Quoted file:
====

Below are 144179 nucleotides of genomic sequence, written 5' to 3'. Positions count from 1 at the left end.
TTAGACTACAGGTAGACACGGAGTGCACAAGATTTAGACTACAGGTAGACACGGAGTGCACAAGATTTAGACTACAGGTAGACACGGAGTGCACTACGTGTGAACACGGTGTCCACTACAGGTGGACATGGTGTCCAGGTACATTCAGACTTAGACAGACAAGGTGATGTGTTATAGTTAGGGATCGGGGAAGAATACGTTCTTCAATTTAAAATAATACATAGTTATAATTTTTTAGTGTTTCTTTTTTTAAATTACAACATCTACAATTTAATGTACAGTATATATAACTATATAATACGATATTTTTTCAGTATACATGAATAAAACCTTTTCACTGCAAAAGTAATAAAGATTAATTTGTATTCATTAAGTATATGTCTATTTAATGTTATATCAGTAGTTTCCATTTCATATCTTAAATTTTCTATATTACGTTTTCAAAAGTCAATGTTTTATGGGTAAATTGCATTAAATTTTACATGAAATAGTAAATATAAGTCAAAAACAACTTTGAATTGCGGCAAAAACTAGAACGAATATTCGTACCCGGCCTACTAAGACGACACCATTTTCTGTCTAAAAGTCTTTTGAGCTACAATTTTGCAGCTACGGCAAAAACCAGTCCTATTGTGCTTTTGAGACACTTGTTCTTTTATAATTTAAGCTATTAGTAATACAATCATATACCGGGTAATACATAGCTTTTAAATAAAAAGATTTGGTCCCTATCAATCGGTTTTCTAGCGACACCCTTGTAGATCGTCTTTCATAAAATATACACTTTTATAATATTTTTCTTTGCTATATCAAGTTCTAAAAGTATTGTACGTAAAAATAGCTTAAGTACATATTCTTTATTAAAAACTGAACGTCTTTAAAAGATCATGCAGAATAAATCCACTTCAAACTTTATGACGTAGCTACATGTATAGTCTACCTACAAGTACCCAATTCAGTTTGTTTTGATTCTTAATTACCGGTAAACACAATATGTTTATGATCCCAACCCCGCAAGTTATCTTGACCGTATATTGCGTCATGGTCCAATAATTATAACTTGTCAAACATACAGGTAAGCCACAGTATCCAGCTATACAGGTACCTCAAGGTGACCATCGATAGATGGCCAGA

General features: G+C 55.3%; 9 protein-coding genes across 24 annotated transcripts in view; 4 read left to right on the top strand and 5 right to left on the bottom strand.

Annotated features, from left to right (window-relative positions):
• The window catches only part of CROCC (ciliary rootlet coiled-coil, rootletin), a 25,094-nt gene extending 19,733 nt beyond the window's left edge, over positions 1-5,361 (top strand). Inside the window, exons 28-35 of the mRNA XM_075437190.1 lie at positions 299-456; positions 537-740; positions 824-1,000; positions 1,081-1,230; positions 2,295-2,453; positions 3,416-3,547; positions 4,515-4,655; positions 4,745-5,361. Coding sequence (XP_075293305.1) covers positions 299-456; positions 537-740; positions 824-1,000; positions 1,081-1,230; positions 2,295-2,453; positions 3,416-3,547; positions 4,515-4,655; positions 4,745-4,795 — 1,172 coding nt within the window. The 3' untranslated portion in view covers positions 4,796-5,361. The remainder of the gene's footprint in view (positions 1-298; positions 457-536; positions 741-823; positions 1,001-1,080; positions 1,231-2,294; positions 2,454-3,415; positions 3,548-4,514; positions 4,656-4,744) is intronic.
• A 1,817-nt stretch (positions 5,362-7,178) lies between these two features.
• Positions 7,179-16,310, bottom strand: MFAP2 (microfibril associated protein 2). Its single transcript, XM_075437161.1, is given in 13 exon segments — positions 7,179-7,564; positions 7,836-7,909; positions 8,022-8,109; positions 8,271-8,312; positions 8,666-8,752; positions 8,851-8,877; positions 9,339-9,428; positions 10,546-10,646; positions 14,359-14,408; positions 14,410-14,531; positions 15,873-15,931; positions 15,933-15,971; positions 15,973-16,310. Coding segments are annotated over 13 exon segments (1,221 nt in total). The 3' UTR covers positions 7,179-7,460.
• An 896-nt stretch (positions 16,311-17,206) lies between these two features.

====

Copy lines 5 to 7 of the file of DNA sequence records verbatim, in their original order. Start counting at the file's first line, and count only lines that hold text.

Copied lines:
• The window catches only part of CROCC (ciliary rootlet coiled-coil, rootletin), a 25,094-nt gene extending 19,733 nt beyond the window's left edge, over positions 1-5,361 (top strand). Inside the window, exons 28-35 of the mRNA XM_075437190.1 lie at positions 299-456; positions 537-740; positions 824-1,000; positions 1,081-1,230; positions 2,295-2,453; positions 3,416-3,547; positions 4,515-4,655; positions 4,745-5,361. Coding sequence (XP_075293305.1) covers positions 299-456; positions 537-740; positions 824-1,000; positions 1,081-1,230; positions 2,295-2,453; positions 3,416-3,547; positions 4,515-4,655; positions 4,745-4,795 — 1,172 coding nt within the window. The 3' untranslated portion in view covers positions 4,796-5,361. The remainder of the gene's footprint in view (positions 1-298; positions 457-536; positions 741-823; positions 1,001-1,080; positions 1,231-2,294; positions 2,454-3,415; positions 3,548-4,514; positions 4,656-4,744) is intronic.
• A 1,817-nt stretch (positions 5,362-7,178) lies between these two features.
• Positions 7,179-16,310, bottom strand: MFAP2 (microfibril associated protein 2). Its single transcript, XM_075437161.1, is given in 13 exon segments — positions 7,179-7,564; positions 7,836-7,909; positions 8,022-8,109; positions 8,271-8,312; positions 8,666-8,752; positions 8,851-8,877; positions 9,339-9,428; positions 10,546-10,646; positions 14,359-14,408; positions 14,410-14,531; positions 15,873-15,931; positions 15,933-15,971; positions 15,973-16,310. Coding segments are annotated over 13 exon segments (1,221 nt in total). The 3' UTR covers positions 7,179-7,460.